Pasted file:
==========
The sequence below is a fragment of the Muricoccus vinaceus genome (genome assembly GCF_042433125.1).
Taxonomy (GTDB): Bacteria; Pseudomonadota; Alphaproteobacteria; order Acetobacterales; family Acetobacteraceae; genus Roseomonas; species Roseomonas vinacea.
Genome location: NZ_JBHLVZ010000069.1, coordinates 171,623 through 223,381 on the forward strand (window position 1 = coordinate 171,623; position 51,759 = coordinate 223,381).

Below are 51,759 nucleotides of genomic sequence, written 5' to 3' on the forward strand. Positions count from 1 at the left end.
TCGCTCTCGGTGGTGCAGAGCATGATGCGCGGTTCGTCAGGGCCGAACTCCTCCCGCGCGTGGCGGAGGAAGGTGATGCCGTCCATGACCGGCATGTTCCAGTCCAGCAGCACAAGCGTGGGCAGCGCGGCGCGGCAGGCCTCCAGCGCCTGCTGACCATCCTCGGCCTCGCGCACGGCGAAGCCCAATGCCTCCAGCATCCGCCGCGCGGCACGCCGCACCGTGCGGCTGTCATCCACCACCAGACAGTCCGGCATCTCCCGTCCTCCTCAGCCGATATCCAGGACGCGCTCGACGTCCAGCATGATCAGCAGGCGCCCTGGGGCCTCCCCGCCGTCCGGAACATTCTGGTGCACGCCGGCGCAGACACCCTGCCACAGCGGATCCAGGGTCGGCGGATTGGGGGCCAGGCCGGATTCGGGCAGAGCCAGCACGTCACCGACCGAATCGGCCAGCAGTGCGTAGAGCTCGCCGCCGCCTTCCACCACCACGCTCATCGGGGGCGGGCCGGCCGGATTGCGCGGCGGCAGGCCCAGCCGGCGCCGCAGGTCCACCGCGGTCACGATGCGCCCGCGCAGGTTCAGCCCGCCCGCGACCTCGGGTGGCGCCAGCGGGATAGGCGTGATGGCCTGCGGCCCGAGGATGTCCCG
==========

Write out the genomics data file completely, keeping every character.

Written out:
The sequence below is a fragment of the Muricoccus vinaceus genome (genome assembly GCF_042433125.1).
Taxonomy (GTDB): Bacteria; Pseudomonadota; Alphaproteobacteria; order Acetobacterales; family Acetobacteraceae; genus Roseomonas; species Roseomonas vinacea.
Genome location: NZ_JBHLVZ010000069.1, coordinates 171,623 through 223,381 on the forward strand (window position 1 = coordinate 171,623; position 51,759 = coordinate 223,381).

Below are 51,759 nucleotides of genomic sequence, written 5' to 3' on the forward strand. Positions count from 1 at the left end.
TCGCTCTCGGTGGTGCAGAGCATGATGCGCGGTTCGTCAGGGCCGAACTCCTCCCGCGCGTGGCGGAGGAAGGTGATGCCGTCCATGACCGGCATGTTCCAGTCCAGCAGCACAAGCGTGGGCAGCGCGGCGCGGCAGGCCTCCAGCGCCTGCTGACCATCCTCGGCCTCGCGCACGGCGAAGCCCAATGCCTCCAGCATCCGCCGCGCGGCACGCCGCACCGTGCGGCTGTCATCCACCACCAGACAGTCCGGCATCTCCCGTCCTCCTCAGCCGATATCCAGGACGCGCTCGACGTCCAGCATGATCAGCAGGCGCCCTGGGGCCTCCCCGCCGTCCGGAACATTCTGGTGCACGCCGGCGCAGACACCCTGCCACAGCGGATCCAGGGTCGGCGGATTGGGGGCCAGGCCGGATTCGGGCAGAGCCAGCACGTCACCGACCGAATCGGCCAGCAGTGCGTAGAGCTCGCCGCCGCCTTCCACCACCACGCTCATCGGGGGCGGGCCGGCCGGATTGCGCGGCGGCAGGCCCAGCCGGCGCCGCAGGTCCACCGCGGTCACGATGCGCCCGCGCAGGTTCAGCCCGCCCGCGACCTCGGGTGGCGCCAGCGGGATAGGCGTGATGGCCTGCGGCCCGAGGATGTCCCG